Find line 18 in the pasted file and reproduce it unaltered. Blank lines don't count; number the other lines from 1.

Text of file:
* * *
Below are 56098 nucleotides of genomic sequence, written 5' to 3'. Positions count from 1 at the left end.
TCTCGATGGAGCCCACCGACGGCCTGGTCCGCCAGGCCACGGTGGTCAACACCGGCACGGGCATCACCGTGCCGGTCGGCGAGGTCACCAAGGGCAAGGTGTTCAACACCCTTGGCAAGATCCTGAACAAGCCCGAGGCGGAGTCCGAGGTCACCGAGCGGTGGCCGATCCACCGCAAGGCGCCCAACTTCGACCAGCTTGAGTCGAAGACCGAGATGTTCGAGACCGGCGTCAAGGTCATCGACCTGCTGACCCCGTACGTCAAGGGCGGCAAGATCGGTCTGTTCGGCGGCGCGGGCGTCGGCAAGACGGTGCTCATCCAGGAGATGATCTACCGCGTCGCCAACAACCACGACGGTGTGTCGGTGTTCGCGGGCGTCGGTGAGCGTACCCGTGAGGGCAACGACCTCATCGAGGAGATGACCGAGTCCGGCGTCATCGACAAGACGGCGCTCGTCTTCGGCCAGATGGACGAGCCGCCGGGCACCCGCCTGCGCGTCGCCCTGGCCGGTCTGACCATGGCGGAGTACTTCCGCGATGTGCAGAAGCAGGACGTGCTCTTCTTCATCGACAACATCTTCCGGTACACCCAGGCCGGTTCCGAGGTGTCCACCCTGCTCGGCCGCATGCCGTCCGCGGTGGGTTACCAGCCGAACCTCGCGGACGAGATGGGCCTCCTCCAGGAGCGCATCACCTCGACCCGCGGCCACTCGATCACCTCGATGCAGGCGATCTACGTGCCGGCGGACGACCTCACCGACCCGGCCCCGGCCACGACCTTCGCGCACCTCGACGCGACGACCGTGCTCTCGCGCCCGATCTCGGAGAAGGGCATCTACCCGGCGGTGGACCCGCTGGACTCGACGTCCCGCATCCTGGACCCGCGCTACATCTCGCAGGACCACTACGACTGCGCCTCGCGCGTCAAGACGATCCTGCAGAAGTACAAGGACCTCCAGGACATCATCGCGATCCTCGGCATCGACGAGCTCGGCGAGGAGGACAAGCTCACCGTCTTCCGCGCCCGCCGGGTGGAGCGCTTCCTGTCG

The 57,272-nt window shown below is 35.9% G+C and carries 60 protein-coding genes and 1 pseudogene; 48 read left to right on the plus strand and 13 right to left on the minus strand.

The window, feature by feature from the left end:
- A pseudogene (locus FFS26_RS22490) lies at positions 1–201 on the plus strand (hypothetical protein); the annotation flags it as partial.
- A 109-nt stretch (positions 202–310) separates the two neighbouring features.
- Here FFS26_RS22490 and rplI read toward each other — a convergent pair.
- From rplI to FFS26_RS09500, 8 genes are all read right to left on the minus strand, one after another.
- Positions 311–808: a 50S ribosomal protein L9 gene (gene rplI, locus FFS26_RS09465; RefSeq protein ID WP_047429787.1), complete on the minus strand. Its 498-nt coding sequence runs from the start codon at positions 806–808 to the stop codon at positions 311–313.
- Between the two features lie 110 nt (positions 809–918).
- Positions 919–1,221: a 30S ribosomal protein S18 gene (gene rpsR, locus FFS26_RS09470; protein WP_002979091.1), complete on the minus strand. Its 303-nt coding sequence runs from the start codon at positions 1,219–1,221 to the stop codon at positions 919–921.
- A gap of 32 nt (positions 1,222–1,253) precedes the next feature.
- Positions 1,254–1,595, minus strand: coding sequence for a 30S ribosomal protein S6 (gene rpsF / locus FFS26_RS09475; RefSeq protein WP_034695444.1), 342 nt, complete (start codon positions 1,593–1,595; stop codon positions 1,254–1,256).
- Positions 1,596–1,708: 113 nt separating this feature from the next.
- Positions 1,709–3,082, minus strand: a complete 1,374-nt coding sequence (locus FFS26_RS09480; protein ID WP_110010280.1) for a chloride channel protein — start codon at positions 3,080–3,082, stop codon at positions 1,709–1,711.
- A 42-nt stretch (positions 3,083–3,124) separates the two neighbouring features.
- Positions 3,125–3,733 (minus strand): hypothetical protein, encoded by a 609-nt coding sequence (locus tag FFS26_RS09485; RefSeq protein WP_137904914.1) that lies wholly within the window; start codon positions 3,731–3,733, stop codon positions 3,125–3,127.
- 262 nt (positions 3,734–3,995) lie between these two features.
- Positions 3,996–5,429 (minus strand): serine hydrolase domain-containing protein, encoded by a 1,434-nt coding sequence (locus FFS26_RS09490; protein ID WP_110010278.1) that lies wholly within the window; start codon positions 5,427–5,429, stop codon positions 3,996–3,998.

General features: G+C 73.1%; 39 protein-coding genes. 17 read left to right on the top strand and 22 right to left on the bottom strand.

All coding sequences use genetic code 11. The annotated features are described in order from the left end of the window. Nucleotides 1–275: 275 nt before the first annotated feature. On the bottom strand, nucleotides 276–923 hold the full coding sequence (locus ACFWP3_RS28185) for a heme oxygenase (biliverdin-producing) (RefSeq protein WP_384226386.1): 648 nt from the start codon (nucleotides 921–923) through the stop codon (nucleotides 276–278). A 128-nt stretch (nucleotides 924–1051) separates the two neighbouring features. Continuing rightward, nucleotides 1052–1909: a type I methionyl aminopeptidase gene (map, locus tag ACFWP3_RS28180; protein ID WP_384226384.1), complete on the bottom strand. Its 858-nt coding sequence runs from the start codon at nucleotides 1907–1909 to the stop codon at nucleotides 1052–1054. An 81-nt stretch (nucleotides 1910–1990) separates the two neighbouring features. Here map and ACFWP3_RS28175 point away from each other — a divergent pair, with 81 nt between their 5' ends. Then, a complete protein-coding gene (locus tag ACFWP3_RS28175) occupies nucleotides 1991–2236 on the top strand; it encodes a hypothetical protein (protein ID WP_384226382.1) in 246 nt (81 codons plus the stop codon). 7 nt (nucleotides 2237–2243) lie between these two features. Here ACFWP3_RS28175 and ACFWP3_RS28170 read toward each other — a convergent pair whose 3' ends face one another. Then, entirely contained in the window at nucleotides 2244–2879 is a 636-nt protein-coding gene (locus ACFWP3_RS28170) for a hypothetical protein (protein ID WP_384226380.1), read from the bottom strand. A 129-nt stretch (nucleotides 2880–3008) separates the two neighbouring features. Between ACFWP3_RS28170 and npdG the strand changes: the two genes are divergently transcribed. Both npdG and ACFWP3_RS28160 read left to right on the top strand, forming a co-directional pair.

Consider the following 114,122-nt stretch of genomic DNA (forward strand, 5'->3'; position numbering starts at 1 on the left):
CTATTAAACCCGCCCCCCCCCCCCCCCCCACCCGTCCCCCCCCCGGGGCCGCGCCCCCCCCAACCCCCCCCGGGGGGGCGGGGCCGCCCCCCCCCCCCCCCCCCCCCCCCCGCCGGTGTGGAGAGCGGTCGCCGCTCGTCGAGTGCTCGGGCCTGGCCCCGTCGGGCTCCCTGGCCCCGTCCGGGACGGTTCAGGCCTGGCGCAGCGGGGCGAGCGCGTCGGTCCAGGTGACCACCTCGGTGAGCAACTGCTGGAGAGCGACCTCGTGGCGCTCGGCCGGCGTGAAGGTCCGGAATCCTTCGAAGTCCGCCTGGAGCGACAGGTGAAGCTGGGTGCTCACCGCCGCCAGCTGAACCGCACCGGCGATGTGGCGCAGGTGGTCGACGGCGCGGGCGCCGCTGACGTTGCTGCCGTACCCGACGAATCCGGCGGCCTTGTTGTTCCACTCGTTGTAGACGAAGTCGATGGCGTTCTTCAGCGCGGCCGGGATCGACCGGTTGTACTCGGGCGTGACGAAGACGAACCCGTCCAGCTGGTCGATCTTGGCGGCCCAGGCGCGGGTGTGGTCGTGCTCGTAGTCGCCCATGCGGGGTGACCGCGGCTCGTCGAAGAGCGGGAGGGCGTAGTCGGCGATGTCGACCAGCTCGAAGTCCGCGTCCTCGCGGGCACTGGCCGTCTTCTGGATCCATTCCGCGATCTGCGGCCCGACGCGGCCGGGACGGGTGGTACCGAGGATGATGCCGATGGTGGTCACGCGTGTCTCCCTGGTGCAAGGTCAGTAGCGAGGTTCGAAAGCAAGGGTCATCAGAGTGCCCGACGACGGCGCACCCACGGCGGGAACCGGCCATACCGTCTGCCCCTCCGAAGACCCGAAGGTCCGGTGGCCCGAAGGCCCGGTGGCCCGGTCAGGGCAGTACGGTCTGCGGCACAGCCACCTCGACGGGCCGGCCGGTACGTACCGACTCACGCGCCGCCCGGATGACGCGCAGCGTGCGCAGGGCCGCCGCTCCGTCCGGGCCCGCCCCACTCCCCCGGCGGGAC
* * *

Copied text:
- 262 nt (positions 3,734–3,995) lie between these two features.